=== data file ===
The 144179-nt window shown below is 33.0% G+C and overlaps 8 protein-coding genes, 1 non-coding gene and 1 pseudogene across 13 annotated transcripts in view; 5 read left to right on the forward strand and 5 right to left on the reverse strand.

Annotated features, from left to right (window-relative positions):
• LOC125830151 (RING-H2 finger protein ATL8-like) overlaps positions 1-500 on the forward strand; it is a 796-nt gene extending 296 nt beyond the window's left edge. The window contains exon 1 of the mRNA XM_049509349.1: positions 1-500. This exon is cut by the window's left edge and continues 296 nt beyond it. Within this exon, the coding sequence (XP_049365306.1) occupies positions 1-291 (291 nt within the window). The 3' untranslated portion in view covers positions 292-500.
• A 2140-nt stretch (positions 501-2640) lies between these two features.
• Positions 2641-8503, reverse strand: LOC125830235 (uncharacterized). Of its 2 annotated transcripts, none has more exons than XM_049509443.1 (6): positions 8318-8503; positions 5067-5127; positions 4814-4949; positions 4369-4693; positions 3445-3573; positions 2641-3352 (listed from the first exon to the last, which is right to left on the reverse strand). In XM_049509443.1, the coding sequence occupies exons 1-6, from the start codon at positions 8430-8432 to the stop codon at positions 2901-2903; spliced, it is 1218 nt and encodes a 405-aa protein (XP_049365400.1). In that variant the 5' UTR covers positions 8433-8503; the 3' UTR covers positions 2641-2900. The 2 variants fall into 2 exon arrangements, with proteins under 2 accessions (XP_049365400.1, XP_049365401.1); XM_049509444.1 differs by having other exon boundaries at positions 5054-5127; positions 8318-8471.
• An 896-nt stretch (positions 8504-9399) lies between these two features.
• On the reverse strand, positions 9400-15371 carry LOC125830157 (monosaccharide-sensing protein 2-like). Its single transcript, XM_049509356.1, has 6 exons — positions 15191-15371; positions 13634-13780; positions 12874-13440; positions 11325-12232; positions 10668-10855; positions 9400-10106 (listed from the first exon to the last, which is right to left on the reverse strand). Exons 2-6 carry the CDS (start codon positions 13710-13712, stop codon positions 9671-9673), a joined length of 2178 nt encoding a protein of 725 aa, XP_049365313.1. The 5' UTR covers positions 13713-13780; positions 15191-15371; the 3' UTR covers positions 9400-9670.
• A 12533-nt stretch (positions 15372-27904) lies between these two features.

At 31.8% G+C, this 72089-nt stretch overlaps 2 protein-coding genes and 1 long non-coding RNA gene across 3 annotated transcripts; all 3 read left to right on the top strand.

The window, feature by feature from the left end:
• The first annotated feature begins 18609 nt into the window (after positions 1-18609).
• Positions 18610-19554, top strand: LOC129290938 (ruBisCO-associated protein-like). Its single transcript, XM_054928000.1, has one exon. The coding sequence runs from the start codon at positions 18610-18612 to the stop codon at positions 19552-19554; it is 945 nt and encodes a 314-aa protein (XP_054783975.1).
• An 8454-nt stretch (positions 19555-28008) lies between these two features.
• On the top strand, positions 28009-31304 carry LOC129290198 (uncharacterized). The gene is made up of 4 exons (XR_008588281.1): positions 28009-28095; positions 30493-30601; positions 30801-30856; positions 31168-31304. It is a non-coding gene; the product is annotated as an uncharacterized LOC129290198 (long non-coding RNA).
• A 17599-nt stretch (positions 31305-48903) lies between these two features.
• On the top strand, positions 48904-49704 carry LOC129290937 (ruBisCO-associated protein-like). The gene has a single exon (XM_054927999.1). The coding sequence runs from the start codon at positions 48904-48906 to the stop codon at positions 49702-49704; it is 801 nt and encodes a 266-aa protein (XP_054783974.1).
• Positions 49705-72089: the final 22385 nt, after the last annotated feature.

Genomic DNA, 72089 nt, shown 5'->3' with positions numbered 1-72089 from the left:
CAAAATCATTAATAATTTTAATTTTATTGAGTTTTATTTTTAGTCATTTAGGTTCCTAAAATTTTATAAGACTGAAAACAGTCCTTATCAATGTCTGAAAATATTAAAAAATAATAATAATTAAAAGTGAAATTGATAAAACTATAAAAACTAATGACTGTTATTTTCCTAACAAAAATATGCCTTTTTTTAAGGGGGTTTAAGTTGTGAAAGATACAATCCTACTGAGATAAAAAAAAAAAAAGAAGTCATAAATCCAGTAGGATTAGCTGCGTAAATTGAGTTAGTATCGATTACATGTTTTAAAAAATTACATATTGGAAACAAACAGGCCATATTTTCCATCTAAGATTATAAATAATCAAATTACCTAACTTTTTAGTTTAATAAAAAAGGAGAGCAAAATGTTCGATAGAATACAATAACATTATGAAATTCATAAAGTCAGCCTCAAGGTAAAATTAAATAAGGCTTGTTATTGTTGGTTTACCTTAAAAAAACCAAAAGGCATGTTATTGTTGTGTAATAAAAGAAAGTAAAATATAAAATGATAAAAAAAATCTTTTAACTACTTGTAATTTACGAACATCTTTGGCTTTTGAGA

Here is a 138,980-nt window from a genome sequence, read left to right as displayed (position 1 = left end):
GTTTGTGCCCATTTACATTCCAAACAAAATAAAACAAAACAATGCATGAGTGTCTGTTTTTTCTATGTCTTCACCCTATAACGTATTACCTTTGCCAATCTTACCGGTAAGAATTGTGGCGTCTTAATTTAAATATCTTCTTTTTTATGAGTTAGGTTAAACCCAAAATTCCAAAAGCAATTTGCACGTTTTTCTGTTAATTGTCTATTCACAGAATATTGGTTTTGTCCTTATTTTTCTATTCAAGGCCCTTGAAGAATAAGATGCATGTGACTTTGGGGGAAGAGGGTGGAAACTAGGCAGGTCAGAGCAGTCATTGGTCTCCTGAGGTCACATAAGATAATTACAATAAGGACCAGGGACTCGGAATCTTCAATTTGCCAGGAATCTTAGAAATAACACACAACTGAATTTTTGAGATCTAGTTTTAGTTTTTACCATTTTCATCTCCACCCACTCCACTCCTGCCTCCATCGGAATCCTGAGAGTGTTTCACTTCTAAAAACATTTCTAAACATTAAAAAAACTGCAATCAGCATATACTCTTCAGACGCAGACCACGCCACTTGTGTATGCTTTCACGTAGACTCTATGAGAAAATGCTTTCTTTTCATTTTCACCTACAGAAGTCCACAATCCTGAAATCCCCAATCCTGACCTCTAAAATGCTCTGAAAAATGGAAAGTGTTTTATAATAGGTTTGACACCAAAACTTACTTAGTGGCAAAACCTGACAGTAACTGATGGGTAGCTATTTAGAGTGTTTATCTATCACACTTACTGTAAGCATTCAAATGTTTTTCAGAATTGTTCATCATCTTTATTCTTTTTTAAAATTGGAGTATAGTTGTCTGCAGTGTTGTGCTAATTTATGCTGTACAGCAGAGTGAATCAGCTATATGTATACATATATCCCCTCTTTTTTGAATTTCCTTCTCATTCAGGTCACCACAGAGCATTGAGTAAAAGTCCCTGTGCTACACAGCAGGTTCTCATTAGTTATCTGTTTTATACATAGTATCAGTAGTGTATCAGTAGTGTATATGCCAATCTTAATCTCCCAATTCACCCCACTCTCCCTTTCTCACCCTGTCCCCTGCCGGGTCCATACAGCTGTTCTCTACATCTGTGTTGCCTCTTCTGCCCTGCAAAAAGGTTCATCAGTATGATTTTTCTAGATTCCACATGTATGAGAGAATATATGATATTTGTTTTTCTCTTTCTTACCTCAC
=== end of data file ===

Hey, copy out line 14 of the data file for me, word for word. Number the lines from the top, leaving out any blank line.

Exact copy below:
• On the top strand, positions 28009-31304 carry LOC129290198 (uncharacterized). The gene is made up of 4 exons (XR_008588281.1): positions 28009-28095; positions 30493-30601; positions 30801-30856; positions 31168-31304. It is a non-coding gene; the product is annotated as an uncharacterized LOC129290198 (long non-coding RNA).